More than a decade after the popular Beirut Groove Collective first brought global soul-fuelled records to the Lebanese capital’s underground nightlife scene, the DJ duo behind the famed club night have moved their signature sound to London.
Co-founded in 2009 by internationally renowned DJ Ernesto Chahoud, the vinyl DJ collective used to run one of Beirut’s hippest weekly parties, the BGC All-Nighter, playing obscure 1960s and 1970s clubbing records from around the world. The collective’s range of eclectic sounds regularly packed the dancefloor with hearty partygoers until dawn and became a staple of the famously nocturnal city’s social scene.
Chahoud, who has one of the largest vinyl collections in the Middle East, specialises in Arabic and Ethiopian music, and has a taste for little-known gems and obscure dancefloor stompers.
Widely credited for introducing funk and soul to the city, the music researcher says the promotion of vinyl culture is about “digging” into new music.
“They call it digging-type club nights where there's always a new thing you're listening to. The records we play are mainly rare to find … it is also about digging into obscure records from the Arab world, Africa and elsewhere that we unearthed. This is the point of strictly vinyl. It basically means that the first time you are going to hear them will be at our club night,” Chahoud tells The National.
“We were lucky that we weren’t in Lebanon when the explosion happened because our club is just by the port … I don’t even want to really think about it, I was really lucky,” says Chahoud, trailing off. The couple's home and his record store, Darkso, were also damaged by the blast.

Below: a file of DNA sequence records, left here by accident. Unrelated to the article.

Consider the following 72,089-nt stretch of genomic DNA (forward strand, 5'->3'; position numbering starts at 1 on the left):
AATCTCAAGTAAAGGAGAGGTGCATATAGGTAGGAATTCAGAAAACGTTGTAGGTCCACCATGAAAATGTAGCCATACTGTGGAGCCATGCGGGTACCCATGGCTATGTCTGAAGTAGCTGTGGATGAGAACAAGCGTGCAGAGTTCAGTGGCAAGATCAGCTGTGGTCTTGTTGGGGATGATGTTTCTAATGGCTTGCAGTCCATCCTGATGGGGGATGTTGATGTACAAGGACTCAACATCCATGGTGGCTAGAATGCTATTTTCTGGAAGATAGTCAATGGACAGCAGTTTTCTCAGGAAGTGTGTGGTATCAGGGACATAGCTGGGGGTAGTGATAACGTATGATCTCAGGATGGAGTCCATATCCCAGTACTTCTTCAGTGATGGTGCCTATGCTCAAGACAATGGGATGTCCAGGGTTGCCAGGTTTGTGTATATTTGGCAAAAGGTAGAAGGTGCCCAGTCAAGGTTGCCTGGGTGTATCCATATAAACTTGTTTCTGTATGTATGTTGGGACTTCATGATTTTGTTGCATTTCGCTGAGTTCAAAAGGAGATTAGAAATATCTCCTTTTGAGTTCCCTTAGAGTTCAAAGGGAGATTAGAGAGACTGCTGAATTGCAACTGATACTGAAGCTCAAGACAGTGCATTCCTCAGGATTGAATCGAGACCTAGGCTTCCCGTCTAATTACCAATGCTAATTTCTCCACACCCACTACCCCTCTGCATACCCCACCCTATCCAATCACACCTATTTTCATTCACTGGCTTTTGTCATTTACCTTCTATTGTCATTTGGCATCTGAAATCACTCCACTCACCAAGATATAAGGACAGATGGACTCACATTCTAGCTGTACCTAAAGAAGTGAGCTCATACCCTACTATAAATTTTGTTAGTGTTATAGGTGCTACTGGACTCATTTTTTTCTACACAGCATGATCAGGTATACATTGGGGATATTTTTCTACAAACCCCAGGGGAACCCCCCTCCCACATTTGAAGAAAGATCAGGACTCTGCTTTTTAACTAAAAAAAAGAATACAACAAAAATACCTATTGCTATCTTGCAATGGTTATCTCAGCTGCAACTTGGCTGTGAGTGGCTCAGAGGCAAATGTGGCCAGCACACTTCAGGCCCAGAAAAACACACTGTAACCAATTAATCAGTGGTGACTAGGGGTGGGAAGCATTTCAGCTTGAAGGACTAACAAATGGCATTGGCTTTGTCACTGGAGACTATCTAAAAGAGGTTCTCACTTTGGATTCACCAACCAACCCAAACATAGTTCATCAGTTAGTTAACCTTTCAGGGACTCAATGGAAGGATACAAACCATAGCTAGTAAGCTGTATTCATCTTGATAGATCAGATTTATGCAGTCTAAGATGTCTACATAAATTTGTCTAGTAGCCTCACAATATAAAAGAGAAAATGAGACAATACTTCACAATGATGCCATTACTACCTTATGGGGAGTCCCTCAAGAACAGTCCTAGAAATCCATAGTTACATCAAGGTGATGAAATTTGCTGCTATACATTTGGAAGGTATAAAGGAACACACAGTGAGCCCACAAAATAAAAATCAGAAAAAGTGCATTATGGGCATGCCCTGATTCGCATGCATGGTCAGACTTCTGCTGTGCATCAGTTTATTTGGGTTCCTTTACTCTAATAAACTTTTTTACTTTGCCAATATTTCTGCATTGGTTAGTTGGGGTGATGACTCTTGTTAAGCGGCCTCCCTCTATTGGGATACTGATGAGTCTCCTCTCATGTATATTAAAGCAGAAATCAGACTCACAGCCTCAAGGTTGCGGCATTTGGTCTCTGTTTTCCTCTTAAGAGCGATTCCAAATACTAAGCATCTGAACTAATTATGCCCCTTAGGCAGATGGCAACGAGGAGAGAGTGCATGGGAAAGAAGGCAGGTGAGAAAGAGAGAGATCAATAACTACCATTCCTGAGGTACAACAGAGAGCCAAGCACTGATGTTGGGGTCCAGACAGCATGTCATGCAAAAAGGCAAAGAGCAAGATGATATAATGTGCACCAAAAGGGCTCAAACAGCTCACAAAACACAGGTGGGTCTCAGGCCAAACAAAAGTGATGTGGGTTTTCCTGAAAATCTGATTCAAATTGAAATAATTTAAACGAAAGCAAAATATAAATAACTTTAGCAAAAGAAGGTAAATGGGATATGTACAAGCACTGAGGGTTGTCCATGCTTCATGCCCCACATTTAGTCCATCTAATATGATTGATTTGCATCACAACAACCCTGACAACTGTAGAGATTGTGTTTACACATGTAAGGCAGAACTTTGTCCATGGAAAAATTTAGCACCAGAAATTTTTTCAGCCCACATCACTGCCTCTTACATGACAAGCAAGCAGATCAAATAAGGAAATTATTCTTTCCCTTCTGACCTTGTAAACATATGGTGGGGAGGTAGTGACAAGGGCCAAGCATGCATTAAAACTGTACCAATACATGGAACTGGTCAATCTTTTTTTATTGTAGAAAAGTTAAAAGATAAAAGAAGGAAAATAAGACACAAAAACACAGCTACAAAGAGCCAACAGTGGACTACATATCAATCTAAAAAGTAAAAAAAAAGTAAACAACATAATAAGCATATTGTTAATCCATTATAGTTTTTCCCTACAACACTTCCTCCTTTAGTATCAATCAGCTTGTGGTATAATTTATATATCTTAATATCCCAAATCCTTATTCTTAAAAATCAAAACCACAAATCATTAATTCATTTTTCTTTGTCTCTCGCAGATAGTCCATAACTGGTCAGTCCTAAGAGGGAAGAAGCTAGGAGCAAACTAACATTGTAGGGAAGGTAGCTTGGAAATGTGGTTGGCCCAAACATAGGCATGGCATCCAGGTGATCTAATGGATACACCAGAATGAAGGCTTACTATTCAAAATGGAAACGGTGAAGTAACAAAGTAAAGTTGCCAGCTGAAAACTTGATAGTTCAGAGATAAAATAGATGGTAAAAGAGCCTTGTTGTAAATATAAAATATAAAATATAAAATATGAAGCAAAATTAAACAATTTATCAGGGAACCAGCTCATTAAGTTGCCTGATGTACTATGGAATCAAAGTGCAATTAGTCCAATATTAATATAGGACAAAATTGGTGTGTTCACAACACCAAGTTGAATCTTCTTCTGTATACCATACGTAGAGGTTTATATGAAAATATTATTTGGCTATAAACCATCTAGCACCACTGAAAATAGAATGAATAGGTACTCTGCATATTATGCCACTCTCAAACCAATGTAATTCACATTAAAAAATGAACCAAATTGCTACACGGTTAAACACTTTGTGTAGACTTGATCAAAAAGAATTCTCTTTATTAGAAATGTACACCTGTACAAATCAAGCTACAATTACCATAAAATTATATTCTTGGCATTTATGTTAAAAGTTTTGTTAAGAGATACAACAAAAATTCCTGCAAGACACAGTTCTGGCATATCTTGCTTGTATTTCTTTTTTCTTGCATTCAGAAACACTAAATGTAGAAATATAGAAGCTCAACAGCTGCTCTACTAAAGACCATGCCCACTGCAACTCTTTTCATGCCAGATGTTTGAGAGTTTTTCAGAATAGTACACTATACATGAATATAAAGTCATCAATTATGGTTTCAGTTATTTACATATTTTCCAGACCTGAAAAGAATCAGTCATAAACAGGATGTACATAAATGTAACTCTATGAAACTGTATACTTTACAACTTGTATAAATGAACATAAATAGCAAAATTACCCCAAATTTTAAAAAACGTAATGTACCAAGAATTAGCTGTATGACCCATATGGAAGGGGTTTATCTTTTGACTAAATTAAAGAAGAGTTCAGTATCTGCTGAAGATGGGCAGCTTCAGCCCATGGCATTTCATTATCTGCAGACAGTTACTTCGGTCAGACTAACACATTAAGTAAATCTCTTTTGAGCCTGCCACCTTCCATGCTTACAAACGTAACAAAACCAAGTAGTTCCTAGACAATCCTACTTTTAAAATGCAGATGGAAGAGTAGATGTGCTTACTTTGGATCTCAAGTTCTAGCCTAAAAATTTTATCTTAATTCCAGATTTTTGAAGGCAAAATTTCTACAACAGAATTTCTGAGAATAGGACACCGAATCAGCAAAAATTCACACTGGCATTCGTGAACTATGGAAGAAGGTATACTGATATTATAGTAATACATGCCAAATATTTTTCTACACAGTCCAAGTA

Shooter, a British DJ and music journalist from Derbyshire, had been living in Beirut since 2010 when she moved on a whim after picking up a copy of Zena Khalil’s book, Beirut, I Love You, in the library.
After a decade living and DJing in Beirut, Shooter, who ran the BGC's club nights with Chahoud, who she met and married in the Lebanese capital, was ready to move back to the UK. The couple have now made London their new home and want to bring the eclectic sounds they cultivated for years in Beirut to the city.
“We don't stick to one specific genre. We're very wide now we play basically anything that's good for the dance floor, mostly from the '60s, '70s, '80s and from literally all over the world. Sometimes Ernesto will play Soviet jazz records,” says Shooter.
“Basically anything that is obscure and designed for clubbing!” Chahoud jumps in.
The duo are coming close to the end of their four-week residency at the Palestinian-run Finch Cafe in London Fields and have upcoming sets booked at other clubs around the city. Their first performance this summer with soul DJ Malayka Erpen was sold out. Shooter admits it’s exciting for them to be part of the recent reopening of clubs and bars and the reception from revellers has been positive so far.
“We get a lot of reaction from people here because I think we are introducing sort of a new sound to the clubbing life in London with all of this authentic Arabic, clubbing music, that’s rare and mixed with Ethiopian, African, Armenian music,” says Chahoud.
The collective is catering to a crowd that’s more interested in sampling alternative funk-driven music than the typical beat-heavy pop tunes of other Arab music nights, he says.
“It's not the same as the typical Beirut clubbing experience, but it’s a Beirut underground music experience that fits everybody who's looking for a different kind of music.”
BGC will perform at Finch Cafe, London Fields, on Friday, September 3. More information is at instagram.com/beirutgroovecollective